Boston North Shore home buying is competitive. Jockeying for position has some purchasers using a bold new tactic: personal letters sent to the seller of the home they want. Let’s look at why this phenomenon exists –- and whether it’s right for you.
Boston North Shore Home Buying Becomes Personal
Most real estate agents agree it’s rare today for buyers and sellers to meet during the home buying process. We live in a society of texting, emailing and shrinking personal engagement. However, when a seller receives a heartfelt, impassionate letter from a buyer it “humanizes” that person in the seller’s eyes. Such a letter is often accompanied by the ages of their children – even a family photo. It’s all designed to tug at the seller’s heartstrings in the hope their offer will be accepted over others vying for the same house.
Agents say while these efforts don’t always work, there are some sellers who are swayed. Home sellers form a strong emotional bond to their homes and like the idea of selling to someone that will feel the same way. Sellers who’ve raised a family in the home have a strong sense of attachment and can be influenced by a buyer who also has a family.
However, some home sellers make decisions purely on financial or economic reasons. They’re the ones looking for the highest offer, the greatest likelihood of credit approval and quickest loan closing. Still, agents say, every seller is different. Sellers sometimes make decisions not based on financial issues but emotional reasons. Some sellers actually accept a lower offer and turn down a fast closing date because they identified with their buyer.
In today’s Boston North Shore home buying market, usually the two most important factors to consider are price and terms. If a home buyer can’t make those two items pleasing to the seller, a deal probably won’t get made, and an emotional appeal will have little bearing. There are exceptions, though, and some agents cite cases where a seller rejected a higher offer from an investor who planned to rent the property in favor of a family who planned to live there.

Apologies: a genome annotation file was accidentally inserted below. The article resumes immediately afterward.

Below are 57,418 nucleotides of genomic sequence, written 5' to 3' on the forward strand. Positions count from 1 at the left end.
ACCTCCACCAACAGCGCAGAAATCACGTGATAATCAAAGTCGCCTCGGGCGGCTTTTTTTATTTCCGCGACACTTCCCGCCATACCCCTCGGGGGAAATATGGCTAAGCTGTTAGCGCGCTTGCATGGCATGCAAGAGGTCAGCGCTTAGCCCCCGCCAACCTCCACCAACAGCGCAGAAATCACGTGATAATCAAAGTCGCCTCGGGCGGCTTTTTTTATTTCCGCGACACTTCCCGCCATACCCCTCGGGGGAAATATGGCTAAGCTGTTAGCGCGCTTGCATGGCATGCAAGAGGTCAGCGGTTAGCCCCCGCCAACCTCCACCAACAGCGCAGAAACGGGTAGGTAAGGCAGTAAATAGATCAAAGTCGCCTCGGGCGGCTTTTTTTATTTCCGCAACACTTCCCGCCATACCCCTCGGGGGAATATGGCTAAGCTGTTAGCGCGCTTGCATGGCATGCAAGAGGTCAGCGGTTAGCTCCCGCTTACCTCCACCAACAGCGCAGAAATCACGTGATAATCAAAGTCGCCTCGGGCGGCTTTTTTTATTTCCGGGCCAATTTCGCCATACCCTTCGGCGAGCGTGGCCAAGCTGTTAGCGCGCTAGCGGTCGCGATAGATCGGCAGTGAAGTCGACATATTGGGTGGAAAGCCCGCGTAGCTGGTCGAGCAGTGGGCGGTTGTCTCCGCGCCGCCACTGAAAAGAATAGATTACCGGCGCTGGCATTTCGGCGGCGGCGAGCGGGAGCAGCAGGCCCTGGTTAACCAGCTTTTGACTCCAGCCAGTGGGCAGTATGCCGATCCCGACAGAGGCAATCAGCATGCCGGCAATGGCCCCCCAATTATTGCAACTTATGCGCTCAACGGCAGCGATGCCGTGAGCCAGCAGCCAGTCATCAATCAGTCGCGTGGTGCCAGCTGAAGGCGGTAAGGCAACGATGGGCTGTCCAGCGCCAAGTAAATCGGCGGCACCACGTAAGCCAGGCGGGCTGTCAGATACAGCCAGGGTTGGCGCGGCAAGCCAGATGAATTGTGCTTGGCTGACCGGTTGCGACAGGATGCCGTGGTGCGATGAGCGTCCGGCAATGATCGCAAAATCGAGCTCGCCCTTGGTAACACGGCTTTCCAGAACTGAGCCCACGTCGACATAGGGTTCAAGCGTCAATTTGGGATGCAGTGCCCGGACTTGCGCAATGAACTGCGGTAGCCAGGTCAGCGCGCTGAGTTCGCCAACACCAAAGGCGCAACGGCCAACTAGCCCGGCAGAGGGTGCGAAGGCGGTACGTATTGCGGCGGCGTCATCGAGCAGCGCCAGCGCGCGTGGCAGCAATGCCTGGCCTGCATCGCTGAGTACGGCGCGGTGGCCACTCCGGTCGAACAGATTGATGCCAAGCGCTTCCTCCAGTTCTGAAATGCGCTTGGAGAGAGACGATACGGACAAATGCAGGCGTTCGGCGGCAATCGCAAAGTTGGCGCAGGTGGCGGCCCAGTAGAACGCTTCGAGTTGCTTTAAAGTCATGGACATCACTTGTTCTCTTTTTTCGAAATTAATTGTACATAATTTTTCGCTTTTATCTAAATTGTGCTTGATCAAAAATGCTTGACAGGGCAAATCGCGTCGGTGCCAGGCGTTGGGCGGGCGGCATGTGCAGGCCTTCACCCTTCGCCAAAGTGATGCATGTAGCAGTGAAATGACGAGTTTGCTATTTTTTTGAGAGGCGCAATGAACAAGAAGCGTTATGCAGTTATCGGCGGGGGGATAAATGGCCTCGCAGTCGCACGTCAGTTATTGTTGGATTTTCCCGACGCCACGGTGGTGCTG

Consider the following as to whether the letter-writing tactic may work for you.
Can you offer a price that will get the seller’s attention? If so, your family may have an advantage if you can convince the seller that you will be “faithful stewards” of their home.
Will the terms work for the seller? The loan closing date, any contingencies or other parts of the contract may matter to the seller as much as the sales price. Have you met that criteria? If not, then the emotional aspect of the deal may not mean as much as you hope.
Have you done everything you can to convince the seller that you have every intention of closing the deal? Get pre-approved for a mortgage and make sure you have all the necessary down payment and closing costs available.
Are you making a large enough down payment? In the seller’s eyes it’s an indication of the buyer’s financial strength. A small down payment may be worrisome and may lead to other questions about whether to accept your offer.
Are you prepared for any potential surprises a home inspection may reveal? If there are issues important enough to restart negotiations, the seller may want to find out how emotionally interested you are in order to reach a agreeable solution if there’s a problem.
Tread lightly if you really want the home. Remember the market is competitive. That’s why you considered writing an emotional appeal in the first place. The seller probably has back-up contracts – or at least options to consider – if you hesitate or fail to meet your end of the deal.
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